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Code Next students merge computer science and activism

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At this year’s Google Code Next Hackathon, students used computer science know-how to build applications that they hope will make a difference in the world. They pitched and presented projects like “AirFreeN’Free,” a website to fight the housing crisis in the Bay Area, “Know Your Rights,” which looked to inform citizens of their rights when stopped by law enforcement and “Equal Income,” which informs citizens on the gender pay gap. 

Code Next (a Code With Google program) is a free computer science education program for Black and Latinx high school students. The program works in communities to inspire students and equip students with the skills and education necessary for careers in CS. The two-day Hackathon, which took place in both Oakland and New York City in June, is one of the program’s most anticipated events of the year. Students use the knowledge learned in the classroom to come up with ideas, develop them and pitch prototypes. 

This year, students were challenged to develop a mobile or web application that addressed social justice, inequality or the environment. 

Day one of the Hackathon centered on ideas. In Oakland, a workshop was led by Anthony Mays, an advocate for inclusion and diversity in tech. He cheered the students and encouraged them to trust their instincts. “Whatever comes straight to mind.” Mays instructed the students, “I want you to write it down.” 

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    In Oakland, students spent time writing down ideas for apps that addressed inequality, social justice or environmental issues. 

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    Code Next students began mapping process plans for their prototypes.

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    With the help of Code Next coaches, students began building the backend of their applications. 

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    The group STEN presents their web application. to the judges’ panel.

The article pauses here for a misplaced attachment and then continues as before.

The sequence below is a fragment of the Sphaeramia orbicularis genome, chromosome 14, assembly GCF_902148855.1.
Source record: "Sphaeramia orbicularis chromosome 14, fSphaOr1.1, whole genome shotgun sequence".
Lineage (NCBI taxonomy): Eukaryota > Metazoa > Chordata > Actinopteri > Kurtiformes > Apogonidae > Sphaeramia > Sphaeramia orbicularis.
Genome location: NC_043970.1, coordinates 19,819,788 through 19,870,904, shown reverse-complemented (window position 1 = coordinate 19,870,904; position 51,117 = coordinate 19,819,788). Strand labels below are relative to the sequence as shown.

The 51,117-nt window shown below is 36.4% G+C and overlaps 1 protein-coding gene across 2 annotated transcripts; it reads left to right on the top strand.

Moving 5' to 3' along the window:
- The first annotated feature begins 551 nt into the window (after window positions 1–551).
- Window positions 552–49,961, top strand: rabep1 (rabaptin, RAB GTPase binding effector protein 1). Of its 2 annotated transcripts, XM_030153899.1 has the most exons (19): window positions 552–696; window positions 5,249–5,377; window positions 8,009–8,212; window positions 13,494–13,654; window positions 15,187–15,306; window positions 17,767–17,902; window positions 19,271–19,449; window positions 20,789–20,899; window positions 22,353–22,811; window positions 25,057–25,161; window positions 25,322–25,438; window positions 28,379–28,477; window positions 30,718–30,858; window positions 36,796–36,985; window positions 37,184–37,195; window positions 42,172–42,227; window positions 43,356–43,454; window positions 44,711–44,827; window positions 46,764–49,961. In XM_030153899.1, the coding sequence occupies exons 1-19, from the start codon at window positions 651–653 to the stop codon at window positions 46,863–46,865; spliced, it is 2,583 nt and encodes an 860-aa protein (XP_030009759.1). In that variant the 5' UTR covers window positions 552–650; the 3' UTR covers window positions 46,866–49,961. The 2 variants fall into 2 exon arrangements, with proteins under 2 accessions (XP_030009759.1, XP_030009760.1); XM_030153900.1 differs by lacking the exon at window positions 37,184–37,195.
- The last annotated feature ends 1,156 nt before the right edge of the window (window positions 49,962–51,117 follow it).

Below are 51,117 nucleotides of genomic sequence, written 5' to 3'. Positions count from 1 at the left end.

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    Students gather in an energizer activity on the second day of the Hackathon in Oakland.

Day two centered on the coding and preparation for the pitch, which occurred at the end of the day. 

“We do discuss what we want to do for the world and how to save it, but we don’t usually pitch like this,” says Merelis Peralta, a Code Next student, whose “Police Brutality” app won third place in New York City.  “Having to pitch about how we want to help our community and make them safer opens our voice.” 

Both of this year’s winners addressed the environment. In Oakland, Code Next students Adesina Taylor, Luis Sanchez, Jacob Sonhthila, Xzavier Ceja and David Ung took home the first place prize. The team, which called their project “STEN,” created a web application that allows users to buy and distribute stone paper, an alternative to paper made from wood, as a means to fight deforestation. 

In New York, students Mohammad Hasan, Mohammed Ibrahim, Andy Asante, Alexander Leonardi and Rafid Almustaqim won first prize with a mobile application, “NextGen Carbon,” that tracks pollution levels. The app places users in competition with one another by tracking their day to day carbon emissions, encouraging them to reduce their numbers. 

“We want to emphasize that there are people that know what global warming is,” Andy says. “They just don’t know what causes it. Our app informs them.” 

At the conclusion of the two days, the students celebrated their achievements, their hard work and the challenges they overcame as a team in front of their Code Next mentors, coaches, family and friends. 

“After trying Code Next, I found out that although CS might be hard, it’s fun at the same time,” says student Ayan Cooper. “I want people to see that that it’s meaningful.”

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